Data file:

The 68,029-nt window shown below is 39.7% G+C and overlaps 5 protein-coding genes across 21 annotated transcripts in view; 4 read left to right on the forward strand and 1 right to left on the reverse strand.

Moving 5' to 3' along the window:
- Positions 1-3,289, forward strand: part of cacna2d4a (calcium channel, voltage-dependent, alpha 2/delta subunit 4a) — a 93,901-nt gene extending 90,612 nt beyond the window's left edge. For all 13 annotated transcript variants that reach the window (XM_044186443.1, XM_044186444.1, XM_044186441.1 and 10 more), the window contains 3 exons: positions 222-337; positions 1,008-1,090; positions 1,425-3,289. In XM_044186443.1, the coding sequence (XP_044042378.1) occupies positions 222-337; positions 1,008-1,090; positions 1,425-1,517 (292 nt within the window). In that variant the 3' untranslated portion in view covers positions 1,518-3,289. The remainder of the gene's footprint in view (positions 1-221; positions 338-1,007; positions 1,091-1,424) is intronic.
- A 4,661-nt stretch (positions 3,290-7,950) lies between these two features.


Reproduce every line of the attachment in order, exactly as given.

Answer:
The 68,029-nt window shown below is 39.7% G+C and overlaps 5 protein-coding genes across 21 annotated transcripts in view; 4 read left to right on the forward strand and 1 right to left on the reverse strand.

Moving 5' to 3' along the window:
- Positions 1-3,289, forward strand: part of cacna2d4a (calcium channel, voltage-dependent, alpha 2/delta subunit 4a) — a 93,901-nt gene extending 90,612 nt beyond the window's left edge. For all 13 annotated transcript variants that reach the window (XM_044186443.1, XM_044186444.1, XM_044186441.1 and 10 more), the window contains 3 exons: positions 222-337; positions 1,008-1,090; positions 1,425-3,289. In XM_044186443.1, the coding sequence (XP_044042378.1) occupies positions 222-337; positions 1,008-1,090; positions 1,425-1,517 (292 nt within the window). In that variant the 3' untranslated portion in view covers positions 1,518-3,289. The remainder of the gene's footprint in view (positions 1-221; positions 338-1,007; positions 1,091-1,424) is intronic.
- A 4,661-nt stretch (positions 3,290-7,950) lies between these two features.